A mask shields Hannah Rich’s broad smile but doesn’t veil her expressive eyes while relaying a personally striking encounter with a senior citizen at a local COVID-19 vaccination site.
BJU senior student nurses are taking part in the most ambitious vaccination effort in U.S. history, facilitating on-site registration and inoculating individuals age 65 and older in phase 1A in South Carolina’s patchwork rollout of the vaccine campaign.
“One lady I was giving a shot to was in tears because it had taken her so long to get that second shot, and she said she had not seen her grandkids that had been born in the past year and she was so excited to see them,” Rich said. “She said a couple of times, ‘I am looking forward to seeing my family.’ That was so exciting for me.”
One shot at a time the students are contributing to end the novel coronavirus pandemic that has disrupted lives and livelihoods — and insidiously claimed lives — over the past 12 months.
Thanks for the Invitation
To mitigate potential backlogs at vaccination sites across the state, the list of trained medical professionals approved to administer the COVID-19 vaccine was expanded to include qualified nursing students through a joint order by the South Carolina Department of Health and Environment Control (DHEC) and the Department of Labor, Licensing and Regulation (LLR).
BJU student nurses have also helped with sanitizing surfaces between shots and observed patients for signs of an allergic reaction.
“It all started in the fall when we participated in the drive-thru flu shot clinic at Prisma Health in Travelers Rest,” said Dr. Valarie Petersen, nursing faculty. “It was the third year that I had taken community health students to participate and was told to ‘stay tuned’ because we might be giving COVID-19 injections in the spring.
“It’s just the feeling that you’re participating in something so big. This is community health at its finest.”
Seeing a Sense of Excitement
The gutted interior of a former big-box retail store serves as Greenville’s large-scale COVID-19 vaccine clinic, while the mechanics are basically the same as a flu clinic with multiple stations for registration, screening and the shot of liquid gold. Patients are briefly observed for signs of an allergic reaction and then sent on their way — many with a sigh of relief.
“We could see the hope and excitement on everyone’s faces when they came through,” student nurse Rebekah Stevens said. “It surprised me and the nurses I was working with because some of them had been waiting in line for three hours outside and they finally got to our table and we assumed they would be more impatient to get out of there.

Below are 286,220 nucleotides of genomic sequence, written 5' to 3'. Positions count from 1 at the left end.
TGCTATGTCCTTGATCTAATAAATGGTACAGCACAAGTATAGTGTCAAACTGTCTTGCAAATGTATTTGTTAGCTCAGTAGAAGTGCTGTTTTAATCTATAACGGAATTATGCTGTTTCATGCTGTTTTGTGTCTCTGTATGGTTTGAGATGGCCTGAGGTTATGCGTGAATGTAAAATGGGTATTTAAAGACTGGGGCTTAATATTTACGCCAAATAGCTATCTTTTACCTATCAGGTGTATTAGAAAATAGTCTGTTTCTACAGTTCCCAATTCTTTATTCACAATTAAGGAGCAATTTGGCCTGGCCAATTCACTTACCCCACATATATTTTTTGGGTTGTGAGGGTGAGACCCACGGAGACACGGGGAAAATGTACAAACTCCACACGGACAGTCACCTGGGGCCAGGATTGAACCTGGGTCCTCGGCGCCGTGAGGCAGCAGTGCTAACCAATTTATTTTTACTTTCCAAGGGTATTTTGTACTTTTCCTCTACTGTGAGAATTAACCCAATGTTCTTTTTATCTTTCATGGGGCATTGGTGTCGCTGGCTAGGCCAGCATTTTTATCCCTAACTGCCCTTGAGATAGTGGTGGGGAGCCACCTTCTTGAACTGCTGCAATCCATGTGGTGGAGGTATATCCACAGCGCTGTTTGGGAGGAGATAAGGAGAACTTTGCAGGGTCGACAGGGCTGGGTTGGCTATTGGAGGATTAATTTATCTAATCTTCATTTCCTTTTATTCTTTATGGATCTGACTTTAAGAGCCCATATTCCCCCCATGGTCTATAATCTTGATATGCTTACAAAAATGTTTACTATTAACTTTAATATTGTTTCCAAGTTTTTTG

“But everybody was just so kind and polite and just so excited that they were looking forward to everything they could do after getting their immunization. That was exciting to provide that hope for people.”
Making a Measurable Difference
The experience this semester has dovetailed with the students’ capstone practicum class, which is intended to assist them to bridge the theory-practice gap. It also complements their clinical rounds at area hospitals and corresponds to real-life circumstances they’ll soon encounter in the workforce.
“It was interesting to put into practice what we learned in lecture. Sometimes you get some of that in a clinical setting, but most times you’re shadowing an RN. To be able to be part of the action and vaccinate these people and see how the process goes for recording was really cool,” student nurse Elisabeth Blank said.
“A lot of people had questions after the vaccine or were concerned about the aftereffects. So it was nice to be a calming presence, answer their questions, help them understand what the vaccine was and give them more information.”
Added Stevens: “I am so excited to be able to see this measurable difference that we’re able to make because oftentimes in nursing we can chart a patient’s outcome but on a large scale you don’t really get the full-on numbers you’re looking for. This is just a way to contribute and see what kind of difference we’ve made. That’s really encouraging as student nurses getting ready to go out into the real world.”
The Four W’s Still Apply
South Carolina residents 65 and older were added to phase 1A on Feb. 8 and should make an appointment for their initial vaccination. The two-shot process requires individuals to return for the booster about three weeks later. The second dose enables the immune system to provide long-lasting protection.
Following the four W’s — wear a face covering, watch distance, wash your hands and wipe surfaces — is recommended even after receiving both rounds of the vaccine. According to Dr. Michael Kacka, DHEC’s chief medical officer for COVID-19, the vaccine protects your body if you encounter the virus, “but it’s still uncertain to what extent those vaccinated may still be able to spread the virus if they encounter it.”
Every student enthusiastically volunteered to participate in the historic campaign, working toward the common goal of U.S. herd immunity and potentially saving a life.
“It’s quite a monumental thing that you can tell your grandchildren that I gave the first COVID-19 injections,” Petersen said.